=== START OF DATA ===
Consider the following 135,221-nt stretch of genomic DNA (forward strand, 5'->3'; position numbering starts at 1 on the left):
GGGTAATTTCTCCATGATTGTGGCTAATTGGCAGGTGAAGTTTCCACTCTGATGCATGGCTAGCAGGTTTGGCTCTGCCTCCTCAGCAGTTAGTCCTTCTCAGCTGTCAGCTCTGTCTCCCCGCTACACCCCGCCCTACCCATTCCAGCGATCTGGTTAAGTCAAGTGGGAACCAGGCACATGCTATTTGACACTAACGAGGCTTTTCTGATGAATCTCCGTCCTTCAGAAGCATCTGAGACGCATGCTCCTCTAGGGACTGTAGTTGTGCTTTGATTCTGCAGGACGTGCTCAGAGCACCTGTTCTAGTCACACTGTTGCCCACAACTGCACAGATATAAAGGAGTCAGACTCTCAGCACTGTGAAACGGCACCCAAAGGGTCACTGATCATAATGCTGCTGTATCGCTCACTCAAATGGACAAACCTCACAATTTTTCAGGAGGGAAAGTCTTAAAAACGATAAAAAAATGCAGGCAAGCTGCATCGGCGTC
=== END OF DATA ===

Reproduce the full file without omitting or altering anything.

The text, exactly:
Consider the following 135,221-nt stretch of genomic DNA (forward strand, 5'->3'; position numbering starts at 1 on the left):
GGGTAATTTCTCCATGATTGTGGCTAATTGGCAGGTGAAGTTTCCACTCTGATGCATGGCTAGCAGGTTTGGCTCTGCCTCCTCAGCAGTTAGTCCTTCTCAGCTGTCAGCTCTGTCTCCCCGCTACACCCCGCCCTACCCATTCCAGCGATCTGGTTAAGTCAAGTGGGAACCAGGCACATGCTATTTGACACTAACGAGGCTTTTCTGATGAATCTCCGTCCTTCAGAAGCATCTGAGACGCATGCTCCTCTAGGGACTGTAGTTGTGCTTTGATTCTGCAGGACGTGCTCAGAGCACCTGTTCTAGTCACACTGTTGCCCACAACTGCACAGATATAAAGGAGTCAGACTCTCAGCACTGTGAAACGGCACCCAAAGGGTCACTGATCATAATGCTGCTGTATCGCTCACTCAAATGGACAAACCTCACAATTTTTCAGGAGGGAAAGTCTTAAAAACGATAAAAAAATGCAGGCAAGCTGCATCGGCGTC